Economic reform, growth and the poor: Evidence from rural Ethiopia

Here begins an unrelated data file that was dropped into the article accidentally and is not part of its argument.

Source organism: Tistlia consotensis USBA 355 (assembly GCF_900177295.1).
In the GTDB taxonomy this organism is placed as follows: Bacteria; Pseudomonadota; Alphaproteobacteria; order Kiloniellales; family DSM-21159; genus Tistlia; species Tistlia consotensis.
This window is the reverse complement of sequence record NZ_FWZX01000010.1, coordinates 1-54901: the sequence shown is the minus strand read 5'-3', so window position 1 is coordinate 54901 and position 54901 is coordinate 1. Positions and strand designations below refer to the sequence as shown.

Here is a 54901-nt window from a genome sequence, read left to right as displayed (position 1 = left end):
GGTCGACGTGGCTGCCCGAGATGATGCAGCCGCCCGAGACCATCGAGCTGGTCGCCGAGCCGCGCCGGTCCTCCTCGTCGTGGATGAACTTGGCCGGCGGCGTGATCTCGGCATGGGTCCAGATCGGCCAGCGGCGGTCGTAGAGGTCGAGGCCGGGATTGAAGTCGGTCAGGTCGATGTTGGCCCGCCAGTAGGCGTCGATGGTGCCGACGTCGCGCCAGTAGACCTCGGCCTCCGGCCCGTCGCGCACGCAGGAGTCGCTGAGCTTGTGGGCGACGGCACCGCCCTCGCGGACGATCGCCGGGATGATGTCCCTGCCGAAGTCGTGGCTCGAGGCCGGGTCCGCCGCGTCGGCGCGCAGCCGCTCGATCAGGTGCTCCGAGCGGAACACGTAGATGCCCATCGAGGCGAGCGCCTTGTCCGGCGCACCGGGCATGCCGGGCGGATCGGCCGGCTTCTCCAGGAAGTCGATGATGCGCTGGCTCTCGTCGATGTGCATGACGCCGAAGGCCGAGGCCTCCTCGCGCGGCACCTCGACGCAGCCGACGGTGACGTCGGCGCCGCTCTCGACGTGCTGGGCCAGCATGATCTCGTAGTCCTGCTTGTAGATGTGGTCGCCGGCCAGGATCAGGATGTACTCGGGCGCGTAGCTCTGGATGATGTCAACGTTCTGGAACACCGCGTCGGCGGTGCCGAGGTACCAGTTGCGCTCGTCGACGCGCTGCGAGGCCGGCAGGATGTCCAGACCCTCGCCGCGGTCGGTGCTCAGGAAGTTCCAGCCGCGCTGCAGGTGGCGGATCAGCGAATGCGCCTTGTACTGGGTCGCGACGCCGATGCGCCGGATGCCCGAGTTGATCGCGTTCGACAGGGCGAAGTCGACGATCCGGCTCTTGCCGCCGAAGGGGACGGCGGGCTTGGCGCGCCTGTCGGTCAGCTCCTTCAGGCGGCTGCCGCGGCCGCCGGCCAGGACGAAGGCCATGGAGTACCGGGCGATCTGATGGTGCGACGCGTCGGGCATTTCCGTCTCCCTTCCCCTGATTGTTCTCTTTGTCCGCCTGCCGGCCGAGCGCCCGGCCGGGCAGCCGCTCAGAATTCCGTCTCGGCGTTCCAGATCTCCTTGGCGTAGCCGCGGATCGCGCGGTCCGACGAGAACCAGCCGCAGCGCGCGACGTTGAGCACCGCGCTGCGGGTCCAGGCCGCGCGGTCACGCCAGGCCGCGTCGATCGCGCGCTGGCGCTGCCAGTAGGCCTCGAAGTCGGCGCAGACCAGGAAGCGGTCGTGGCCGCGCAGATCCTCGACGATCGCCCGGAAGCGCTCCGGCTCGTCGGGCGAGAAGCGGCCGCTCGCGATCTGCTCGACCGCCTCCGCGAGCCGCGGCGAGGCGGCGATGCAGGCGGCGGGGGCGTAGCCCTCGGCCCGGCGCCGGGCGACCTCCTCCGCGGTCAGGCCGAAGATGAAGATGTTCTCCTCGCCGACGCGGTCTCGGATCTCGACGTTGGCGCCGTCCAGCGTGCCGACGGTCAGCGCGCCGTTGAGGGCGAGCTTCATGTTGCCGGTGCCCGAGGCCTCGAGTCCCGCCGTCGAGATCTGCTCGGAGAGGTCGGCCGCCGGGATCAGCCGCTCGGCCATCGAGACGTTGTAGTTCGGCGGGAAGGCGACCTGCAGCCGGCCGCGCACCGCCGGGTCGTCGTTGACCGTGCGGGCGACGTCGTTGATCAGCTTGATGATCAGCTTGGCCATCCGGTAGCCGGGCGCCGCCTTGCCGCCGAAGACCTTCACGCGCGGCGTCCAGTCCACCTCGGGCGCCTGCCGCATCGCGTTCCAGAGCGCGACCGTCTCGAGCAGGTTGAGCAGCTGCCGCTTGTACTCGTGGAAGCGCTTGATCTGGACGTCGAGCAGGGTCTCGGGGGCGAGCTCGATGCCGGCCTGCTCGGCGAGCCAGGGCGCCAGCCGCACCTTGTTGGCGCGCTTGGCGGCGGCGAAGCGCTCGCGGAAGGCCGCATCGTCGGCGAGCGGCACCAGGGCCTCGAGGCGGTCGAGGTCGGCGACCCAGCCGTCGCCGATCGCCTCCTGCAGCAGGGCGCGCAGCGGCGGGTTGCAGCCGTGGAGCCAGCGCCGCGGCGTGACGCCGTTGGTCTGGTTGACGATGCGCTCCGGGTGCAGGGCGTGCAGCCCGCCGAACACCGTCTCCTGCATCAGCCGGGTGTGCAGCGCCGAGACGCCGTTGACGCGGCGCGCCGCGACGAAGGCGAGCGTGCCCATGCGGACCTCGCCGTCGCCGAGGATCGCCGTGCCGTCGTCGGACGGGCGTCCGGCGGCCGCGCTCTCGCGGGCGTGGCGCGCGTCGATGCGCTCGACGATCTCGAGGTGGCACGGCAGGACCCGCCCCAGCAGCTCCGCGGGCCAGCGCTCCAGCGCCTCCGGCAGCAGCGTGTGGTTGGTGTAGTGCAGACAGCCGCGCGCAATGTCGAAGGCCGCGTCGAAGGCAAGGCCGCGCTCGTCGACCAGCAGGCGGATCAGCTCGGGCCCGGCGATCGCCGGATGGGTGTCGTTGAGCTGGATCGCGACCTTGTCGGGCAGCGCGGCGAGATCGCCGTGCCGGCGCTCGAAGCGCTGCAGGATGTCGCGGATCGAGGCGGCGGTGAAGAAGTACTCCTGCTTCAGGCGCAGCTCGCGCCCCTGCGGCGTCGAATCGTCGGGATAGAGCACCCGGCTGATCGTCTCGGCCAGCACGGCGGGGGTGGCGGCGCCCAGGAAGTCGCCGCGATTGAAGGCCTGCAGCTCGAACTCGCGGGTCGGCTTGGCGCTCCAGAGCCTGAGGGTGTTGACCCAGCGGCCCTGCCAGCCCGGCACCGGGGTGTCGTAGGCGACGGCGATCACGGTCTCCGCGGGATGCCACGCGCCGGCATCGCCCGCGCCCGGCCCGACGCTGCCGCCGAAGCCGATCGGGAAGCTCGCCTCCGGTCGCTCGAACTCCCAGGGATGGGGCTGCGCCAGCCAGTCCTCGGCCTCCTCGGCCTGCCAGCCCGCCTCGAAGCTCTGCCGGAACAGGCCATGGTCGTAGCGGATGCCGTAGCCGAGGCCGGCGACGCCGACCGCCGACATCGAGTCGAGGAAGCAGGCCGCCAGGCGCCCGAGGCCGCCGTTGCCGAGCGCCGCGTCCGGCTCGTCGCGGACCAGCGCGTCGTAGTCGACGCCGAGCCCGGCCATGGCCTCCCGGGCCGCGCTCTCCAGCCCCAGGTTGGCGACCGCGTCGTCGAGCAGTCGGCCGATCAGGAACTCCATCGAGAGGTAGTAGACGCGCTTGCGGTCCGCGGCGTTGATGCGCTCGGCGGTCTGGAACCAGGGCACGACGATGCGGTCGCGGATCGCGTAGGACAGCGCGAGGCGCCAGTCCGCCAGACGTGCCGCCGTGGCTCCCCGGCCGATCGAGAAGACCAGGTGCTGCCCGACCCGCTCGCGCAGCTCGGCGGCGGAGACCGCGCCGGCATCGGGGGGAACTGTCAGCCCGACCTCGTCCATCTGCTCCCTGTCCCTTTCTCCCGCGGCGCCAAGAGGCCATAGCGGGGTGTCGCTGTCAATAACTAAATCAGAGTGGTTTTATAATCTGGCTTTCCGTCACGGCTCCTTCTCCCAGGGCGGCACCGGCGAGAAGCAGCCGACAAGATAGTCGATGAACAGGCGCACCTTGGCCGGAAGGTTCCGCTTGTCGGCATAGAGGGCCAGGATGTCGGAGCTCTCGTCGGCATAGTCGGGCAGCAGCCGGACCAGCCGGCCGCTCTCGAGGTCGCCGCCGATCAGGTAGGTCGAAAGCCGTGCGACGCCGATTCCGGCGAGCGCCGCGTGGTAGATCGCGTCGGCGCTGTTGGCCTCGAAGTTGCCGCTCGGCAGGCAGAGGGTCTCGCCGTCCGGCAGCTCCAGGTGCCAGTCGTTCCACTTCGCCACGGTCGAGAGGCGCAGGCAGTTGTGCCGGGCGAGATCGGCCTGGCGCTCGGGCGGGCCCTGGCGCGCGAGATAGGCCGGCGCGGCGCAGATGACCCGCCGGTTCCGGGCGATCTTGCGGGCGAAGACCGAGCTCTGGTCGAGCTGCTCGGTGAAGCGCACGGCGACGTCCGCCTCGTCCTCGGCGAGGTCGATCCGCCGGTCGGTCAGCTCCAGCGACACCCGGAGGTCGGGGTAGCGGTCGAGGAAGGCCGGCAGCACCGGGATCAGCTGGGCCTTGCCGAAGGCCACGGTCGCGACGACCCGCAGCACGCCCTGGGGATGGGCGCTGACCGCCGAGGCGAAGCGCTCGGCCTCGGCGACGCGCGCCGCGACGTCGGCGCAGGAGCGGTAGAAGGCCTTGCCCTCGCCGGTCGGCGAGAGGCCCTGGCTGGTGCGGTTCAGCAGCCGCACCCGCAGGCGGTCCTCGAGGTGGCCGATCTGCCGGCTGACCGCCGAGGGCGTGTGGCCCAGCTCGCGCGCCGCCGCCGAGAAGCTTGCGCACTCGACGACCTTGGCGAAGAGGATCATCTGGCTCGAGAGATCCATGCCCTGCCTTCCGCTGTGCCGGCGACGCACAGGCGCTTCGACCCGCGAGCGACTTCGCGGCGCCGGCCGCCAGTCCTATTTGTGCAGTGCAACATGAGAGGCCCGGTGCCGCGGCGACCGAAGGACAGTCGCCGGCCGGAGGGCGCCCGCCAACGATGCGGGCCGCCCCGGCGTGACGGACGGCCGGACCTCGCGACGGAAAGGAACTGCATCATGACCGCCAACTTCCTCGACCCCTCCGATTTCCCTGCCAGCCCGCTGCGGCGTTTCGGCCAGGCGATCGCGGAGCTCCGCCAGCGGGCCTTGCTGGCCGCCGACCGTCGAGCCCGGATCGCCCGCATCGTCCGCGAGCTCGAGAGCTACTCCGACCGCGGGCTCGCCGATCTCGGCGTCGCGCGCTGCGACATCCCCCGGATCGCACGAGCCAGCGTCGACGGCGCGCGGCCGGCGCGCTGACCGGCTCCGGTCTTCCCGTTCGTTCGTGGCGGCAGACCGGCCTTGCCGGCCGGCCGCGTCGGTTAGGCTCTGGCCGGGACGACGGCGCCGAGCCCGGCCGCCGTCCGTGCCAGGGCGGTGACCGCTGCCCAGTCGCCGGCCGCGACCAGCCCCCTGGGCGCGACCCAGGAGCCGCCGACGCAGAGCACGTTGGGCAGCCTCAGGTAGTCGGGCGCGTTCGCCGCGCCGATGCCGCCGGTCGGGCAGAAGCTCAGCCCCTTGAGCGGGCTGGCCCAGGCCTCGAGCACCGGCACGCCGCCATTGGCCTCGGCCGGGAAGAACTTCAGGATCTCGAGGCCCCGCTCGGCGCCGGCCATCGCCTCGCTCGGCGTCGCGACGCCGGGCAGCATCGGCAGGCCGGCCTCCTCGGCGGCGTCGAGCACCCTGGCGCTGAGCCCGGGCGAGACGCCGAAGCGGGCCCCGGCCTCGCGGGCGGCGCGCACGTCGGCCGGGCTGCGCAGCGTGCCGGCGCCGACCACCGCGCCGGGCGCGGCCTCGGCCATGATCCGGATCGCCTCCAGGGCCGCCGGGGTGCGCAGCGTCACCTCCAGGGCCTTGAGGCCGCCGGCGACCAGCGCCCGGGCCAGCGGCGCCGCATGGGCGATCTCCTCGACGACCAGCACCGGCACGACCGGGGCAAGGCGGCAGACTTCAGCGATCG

Using micro-level panel data from villages in rural Ethiopia, the paper uses standard decompositions of income changes and develops a new decomposition of poverty changes to analyse the determinants of growth and poverty changes during a period of economic reform (1989-95). Consumption grew and poverty fell substantially, but the experience was mixed. I find that common and idiosyncratic shocks mattered, but that the main factors driving income changes are relative price changes, resulting in changes in the returns to land, labour, human capital and location. A regression-based decomposition of the changes in poverty shows that the poor have benefited on average more from the reforms than the non-poor households. But the experience of the poor is mixed: one group of the poor in 1989, with relatively good land, labour and location, outperformed all other households, while another group with much poorer endowments and location experienced virtually unchanged and persistent poverty.
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